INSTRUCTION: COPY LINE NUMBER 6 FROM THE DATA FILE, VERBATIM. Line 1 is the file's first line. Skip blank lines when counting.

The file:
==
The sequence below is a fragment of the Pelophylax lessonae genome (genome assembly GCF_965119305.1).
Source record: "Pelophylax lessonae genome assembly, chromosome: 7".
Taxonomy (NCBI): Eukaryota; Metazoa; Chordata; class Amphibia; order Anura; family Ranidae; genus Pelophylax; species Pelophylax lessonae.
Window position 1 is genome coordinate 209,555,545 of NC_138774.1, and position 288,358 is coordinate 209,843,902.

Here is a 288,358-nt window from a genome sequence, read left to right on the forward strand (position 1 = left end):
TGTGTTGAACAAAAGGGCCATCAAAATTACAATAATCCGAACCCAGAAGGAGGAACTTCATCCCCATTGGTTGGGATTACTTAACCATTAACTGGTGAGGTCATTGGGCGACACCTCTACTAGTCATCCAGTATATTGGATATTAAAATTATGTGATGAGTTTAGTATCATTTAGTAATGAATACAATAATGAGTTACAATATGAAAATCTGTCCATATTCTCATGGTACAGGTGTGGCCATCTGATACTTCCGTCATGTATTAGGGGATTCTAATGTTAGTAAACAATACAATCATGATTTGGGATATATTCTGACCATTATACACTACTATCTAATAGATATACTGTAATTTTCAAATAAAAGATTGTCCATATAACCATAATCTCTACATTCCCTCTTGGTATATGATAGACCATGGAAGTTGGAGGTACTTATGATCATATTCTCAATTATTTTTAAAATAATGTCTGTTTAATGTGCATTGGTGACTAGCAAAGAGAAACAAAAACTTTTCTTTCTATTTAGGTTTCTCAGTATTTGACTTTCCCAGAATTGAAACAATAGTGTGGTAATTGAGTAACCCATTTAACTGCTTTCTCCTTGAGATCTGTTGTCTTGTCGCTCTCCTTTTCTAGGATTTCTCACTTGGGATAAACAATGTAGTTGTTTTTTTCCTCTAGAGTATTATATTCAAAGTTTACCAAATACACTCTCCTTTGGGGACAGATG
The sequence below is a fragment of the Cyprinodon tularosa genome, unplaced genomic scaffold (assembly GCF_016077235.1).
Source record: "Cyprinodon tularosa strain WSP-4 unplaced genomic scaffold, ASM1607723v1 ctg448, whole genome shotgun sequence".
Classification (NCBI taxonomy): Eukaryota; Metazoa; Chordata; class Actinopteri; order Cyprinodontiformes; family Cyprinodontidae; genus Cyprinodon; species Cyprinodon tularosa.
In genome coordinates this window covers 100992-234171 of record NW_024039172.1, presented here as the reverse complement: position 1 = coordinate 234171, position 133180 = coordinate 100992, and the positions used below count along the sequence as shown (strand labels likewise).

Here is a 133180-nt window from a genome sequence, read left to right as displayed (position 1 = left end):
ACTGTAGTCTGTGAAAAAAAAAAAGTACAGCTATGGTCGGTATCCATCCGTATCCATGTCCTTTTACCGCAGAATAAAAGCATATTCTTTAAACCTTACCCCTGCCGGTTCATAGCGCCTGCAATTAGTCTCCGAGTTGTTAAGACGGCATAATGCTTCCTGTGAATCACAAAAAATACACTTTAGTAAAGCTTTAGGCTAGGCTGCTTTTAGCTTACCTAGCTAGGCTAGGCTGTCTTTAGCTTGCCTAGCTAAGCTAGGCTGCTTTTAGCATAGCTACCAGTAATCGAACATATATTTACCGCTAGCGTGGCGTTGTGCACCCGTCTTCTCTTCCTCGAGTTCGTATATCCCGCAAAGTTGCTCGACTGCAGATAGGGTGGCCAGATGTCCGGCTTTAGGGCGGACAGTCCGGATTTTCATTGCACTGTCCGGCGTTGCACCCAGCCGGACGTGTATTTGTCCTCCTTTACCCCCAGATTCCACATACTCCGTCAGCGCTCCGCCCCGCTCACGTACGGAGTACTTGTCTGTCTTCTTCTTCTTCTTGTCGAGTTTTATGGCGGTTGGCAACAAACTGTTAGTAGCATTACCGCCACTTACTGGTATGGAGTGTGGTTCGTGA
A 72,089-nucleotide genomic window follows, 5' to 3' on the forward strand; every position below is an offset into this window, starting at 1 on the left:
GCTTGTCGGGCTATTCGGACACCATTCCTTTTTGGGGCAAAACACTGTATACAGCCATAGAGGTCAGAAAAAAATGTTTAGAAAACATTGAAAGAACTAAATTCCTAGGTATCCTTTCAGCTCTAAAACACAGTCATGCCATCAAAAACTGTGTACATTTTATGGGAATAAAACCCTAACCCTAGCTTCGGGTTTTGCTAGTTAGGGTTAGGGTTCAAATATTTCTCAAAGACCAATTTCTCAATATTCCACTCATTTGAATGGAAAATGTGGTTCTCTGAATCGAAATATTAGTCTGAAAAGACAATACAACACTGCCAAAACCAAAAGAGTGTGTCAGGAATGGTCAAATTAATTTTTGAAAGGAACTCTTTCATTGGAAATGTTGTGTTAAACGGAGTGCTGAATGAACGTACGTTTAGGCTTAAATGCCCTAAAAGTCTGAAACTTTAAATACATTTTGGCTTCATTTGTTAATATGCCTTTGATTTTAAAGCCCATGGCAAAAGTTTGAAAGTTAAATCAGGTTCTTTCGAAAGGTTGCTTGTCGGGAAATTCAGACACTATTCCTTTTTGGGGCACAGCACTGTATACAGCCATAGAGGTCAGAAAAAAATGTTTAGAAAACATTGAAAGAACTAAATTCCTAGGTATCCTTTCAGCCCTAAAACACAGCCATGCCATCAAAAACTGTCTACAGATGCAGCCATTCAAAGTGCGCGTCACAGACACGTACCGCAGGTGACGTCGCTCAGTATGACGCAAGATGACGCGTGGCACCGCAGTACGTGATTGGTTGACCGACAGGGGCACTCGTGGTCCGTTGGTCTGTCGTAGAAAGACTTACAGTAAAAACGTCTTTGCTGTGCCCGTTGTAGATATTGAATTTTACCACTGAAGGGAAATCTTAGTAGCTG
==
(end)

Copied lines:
TGTGTTGAACAAAAGGGCCATCAAAATTACAATAATCCGAACCCAGAAGGAGGAACTTCATCCCCATTGGTTGGGATTACTTAACCATTAACTGGTGAGGTCATTGGGCGACACCTCTACTAGTCATCCAGTATATTGGATATTAAAATTATGTGATGAGTTTAGTATCATTTAGTAATGAATACAATAATGAGTTACAATATGAAAATCTGTCCATATTCTCATGGTACAGGTGTGGCCATCTGATACTTCCGTCATGTATTAGGGGATTCTAATGTTAGTAAACAATACAATCATGATTTGGGATATATTCTGACCATTATACACTACTATCTAATAGATATACTGTAATTTTCAAATAAAAGATTGTCCATATAACCATAATCTCTACATTCCCTCTTGGTATATGATAGACCATGGAAGTTGGAGGTACTTATGATCATATTCTCAATTATTTTTAAAATAATGTCTGTTTAATGTGCATTGGTGACTAGCAAAGAGAAACAAAAACTTTTCTTTCTATTTAGGTTTCTCAGTATTTGACTTTCCCAGAATTGAAACAATAGTGTGGTAATTGAGTAACCCATTTAACTGCTTTCTCCTTGAGATCTGTTGTCTTGTCGCTCTCCTTTTCTAGGATTTCTCACTTGGGATAAACAATGTAGTTGTTTTTTTCCTCTAGAGTATTATATTCAAAGTTTACCAAATACACTCTCCTTTGGGGACAGATG